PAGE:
Insight article

Why We Should Stop Negotiating Over Text 

We didn’t even notice how everything in our lives that used to require a face-to-face conversation or at least a phone call, now gets handled electronically. What a convenience and time saver! In a business world, where many matters are time sensitive, being able to email or text certain information could be a true lifesaver… but could it be damaging as well? In some cases, it can. I am a recruiter, and I want to talk about best practices for negotiation. 

Negotiating in itself is an art form, and its success relies on multiple factors such as personality, soft skills, interpretation, and valuation on behalf of all parties involved. Experience does make one more skilled over time, but throwing an electronic element into the picture can lead to unexpected results, even as an experienced negotiator. 

One of the most powerful negotiating techniques is to obtain maximum information about the circumstances surrounding the deal. It is crucial to learn about who you’ll be dealing with and to prepare psychologically. Unfortunately, if you choose to handle negotiating via text or email, this could put you at huge disadvantage and render all preparation futile.

Your opponent could ignore or miss some or all of your questions, or delay their response. Allowing the opponent unlimited time to respond could greatly affect the credibility of their answer. If you asked that same question in a phone conversation or in-person meeting, you would likely receive a more direct and honest answer, as the opponent wouldn’t have had the time to think it through. 

Your email or text propositions could be perceived as obnoxious or even offensive since the opponent cannot hear the tone of your voice or see your body language. The same goes for you. By not hearing or seeing their reaction, you could easily misinterpret their intentions and take your arguments down the wrong path.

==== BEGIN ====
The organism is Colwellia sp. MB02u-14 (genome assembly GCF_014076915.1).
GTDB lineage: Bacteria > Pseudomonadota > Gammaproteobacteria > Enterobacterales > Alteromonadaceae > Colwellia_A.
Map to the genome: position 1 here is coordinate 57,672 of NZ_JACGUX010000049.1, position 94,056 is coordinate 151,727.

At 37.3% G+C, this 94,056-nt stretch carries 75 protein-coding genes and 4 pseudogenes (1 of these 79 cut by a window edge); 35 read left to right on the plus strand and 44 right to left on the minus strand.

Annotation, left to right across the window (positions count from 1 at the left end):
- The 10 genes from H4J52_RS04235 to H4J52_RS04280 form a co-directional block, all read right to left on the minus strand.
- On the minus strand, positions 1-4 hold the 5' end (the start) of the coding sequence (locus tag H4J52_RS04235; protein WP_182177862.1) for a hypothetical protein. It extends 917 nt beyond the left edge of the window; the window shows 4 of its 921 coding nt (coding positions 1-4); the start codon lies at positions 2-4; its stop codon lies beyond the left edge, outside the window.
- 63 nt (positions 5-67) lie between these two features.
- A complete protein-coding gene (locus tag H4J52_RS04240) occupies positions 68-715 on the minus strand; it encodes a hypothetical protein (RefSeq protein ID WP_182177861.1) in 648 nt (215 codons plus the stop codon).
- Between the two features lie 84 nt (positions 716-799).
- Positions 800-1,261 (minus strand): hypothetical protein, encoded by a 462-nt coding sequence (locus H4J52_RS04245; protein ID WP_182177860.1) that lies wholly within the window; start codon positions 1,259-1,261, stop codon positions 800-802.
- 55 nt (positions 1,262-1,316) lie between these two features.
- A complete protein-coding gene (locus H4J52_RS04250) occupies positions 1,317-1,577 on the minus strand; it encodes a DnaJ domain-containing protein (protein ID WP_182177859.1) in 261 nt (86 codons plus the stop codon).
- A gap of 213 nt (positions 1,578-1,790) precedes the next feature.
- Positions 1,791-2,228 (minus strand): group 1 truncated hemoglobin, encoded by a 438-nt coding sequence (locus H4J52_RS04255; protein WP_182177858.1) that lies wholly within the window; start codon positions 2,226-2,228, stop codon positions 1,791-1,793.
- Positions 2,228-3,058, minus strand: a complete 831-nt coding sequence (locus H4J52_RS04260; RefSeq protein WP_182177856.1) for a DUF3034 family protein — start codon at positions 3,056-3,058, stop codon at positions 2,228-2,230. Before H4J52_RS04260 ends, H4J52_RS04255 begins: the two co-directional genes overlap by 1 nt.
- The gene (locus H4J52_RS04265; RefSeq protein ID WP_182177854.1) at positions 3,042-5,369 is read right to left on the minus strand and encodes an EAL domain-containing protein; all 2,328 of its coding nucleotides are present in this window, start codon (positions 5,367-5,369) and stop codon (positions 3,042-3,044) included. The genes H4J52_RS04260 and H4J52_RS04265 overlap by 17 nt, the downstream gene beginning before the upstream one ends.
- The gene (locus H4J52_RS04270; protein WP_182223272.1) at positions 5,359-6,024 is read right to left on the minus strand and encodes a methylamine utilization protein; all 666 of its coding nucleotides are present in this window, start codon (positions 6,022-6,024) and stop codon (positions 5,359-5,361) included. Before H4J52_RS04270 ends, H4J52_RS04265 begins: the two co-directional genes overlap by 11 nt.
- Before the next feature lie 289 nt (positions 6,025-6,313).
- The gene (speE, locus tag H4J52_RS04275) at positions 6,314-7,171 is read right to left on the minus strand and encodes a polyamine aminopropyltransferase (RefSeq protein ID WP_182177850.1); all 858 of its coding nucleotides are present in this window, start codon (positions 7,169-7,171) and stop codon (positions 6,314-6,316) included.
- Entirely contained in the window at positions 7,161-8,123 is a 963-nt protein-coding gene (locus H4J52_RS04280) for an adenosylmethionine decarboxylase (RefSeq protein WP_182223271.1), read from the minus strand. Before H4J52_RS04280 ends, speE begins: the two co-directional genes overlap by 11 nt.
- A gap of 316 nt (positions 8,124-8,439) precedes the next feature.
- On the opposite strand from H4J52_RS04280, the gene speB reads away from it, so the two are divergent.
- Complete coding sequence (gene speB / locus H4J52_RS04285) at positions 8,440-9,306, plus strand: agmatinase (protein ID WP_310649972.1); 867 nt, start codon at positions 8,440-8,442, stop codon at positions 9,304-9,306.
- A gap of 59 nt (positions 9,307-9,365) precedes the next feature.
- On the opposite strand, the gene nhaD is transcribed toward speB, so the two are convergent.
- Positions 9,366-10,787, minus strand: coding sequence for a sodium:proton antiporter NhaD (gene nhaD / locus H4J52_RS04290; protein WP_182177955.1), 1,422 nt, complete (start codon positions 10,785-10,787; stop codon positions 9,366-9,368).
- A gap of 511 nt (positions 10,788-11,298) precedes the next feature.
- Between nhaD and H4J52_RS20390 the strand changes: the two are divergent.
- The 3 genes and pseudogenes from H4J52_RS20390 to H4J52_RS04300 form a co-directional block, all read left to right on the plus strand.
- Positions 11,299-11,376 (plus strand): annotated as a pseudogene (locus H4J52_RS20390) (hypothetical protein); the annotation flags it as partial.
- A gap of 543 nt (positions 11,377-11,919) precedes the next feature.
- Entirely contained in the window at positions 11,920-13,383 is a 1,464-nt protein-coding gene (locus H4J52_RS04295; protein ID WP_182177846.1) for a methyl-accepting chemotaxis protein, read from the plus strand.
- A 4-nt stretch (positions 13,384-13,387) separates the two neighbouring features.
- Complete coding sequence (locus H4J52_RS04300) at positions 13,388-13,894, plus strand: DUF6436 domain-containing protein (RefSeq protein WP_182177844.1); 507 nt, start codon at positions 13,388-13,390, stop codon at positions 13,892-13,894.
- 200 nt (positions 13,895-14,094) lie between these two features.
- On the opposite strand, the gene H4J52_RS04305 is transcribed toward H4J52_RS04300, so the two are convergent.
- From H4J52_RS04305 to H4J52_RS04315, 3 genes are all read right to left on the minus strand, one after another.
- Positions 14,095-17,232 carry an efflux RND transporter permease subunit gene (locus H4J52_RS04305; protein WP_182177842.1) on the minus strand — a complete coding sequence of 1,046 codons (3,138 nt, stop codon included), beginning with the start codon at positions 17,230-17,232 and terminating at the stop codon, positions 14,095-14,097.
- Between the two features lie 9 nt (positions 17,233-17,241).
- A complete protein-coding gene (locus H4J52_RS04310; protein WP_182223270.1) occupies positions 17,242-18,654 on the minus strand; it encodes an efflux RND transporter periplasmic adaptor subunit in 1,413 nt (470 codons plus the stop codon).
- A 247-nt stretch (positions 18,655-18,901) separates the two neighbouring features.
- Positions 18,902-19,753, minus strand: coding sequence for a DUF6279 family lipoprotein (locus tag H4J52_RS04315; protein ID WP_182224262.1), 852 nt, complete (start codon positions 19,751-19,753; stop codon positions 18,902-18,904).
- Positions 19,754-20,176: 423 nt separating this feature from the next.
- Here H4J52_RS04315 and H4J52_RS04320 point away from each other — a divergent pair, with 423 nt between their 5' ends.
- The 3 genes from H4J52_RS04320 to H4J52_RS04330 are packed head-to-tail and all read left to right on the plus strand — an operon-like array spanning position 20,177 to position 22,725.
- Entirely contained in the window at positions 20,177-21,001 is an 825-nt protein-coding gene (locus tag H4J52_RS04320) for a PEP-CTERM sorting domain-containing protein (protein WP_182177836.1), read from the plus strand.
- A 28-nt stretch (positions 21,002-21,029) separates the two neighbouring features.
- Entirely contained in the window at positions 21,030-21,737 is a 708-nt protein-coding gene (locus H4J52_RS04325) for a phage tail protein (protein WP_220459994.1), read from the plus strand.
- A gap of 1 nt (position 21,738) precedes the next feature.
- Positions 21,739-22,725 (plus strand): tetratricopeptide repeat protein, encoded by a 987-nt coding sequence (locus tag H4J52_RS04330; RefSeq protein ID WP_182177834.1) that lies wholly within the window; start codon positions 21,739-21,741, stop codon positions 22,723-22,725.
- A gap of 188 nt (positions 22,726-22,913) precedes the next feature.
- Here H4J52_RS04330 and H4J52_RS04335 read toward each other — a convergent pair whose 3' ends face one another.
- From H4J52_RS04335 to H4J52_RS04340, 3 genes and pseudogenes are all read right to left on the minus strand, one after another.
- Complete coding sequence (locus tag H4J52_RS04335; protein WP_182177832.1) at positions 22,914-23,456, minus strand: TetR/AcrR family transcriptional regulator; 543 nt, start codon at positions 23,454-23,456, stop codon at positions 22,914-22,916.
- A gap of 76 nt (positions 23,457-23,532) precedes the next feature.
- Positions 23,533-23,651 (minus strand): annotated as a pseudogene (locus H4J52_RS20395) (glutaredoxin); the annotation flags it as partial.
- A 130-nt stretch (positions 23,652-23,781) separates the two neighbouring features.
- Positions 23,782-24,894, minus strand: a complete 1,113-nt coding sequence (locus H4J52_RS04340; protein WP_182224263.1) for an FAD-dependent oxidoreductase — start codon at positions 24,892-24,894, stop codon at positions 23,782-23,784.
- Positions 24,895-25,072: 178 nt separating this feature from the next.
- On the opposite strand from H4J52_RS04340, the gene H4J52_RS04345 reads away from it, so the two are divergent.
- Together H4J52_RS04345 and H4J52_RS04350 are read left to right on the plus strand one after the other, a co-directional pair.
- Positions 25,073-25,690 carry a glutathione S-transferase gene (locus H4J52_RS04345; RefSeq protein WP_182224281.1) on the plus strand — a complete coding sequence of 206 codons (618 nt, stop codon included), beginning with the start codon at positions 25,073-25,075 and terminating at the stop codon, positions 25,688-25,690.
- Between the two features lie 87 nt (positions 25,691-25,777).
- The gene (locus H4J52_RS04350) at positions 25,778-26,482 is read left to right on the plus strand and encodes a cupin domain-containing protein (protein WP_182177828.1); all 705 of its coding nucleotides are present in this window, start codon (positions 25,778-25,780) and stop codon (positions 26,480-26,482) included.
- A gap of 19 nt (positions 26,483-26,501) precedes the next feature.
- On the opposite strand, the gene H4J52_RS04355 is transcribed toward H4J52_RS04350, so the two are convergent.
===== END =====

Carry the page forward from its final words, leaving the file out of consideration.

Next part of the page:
Specifically, with SMS communication, you cannot even be sure that your communication comes through in the right sequence, or at all, and therefore may confuse the opponent and cause complete miscommunication or missed messages.

There are certain negotiation subjects that should definitely warrant an in-person meeting. As a recruiter, I always cringe when people attempt to ask for a raise or a promotion via text or email. Aside from everything I listed above, it often simply sets the wrong tone and makes it easy to dismiss their request because it’s presented so casually. I would always suggest setting up an in-person meeting, video chat, or even a regular phone call to negotiate a pay increase or a promotion. Please refer to “Engineering Your Next Pay Raise” to learn more tips and tricks for negotiating your salary.

We are living in a world fueled by technological advances that have helped to streamline processes and make communication more efficient and instant; however, when it comes to the world of recruiting and negotiating, the good ole’ phone calls and face-to-face meetings of the past are still extremely relevant and beneficial. Human interaction and in-person communication can directly impact the success of a negotiation conversation, or ultimately lead to its failure, so think twice the next time you choose to send that text or email.

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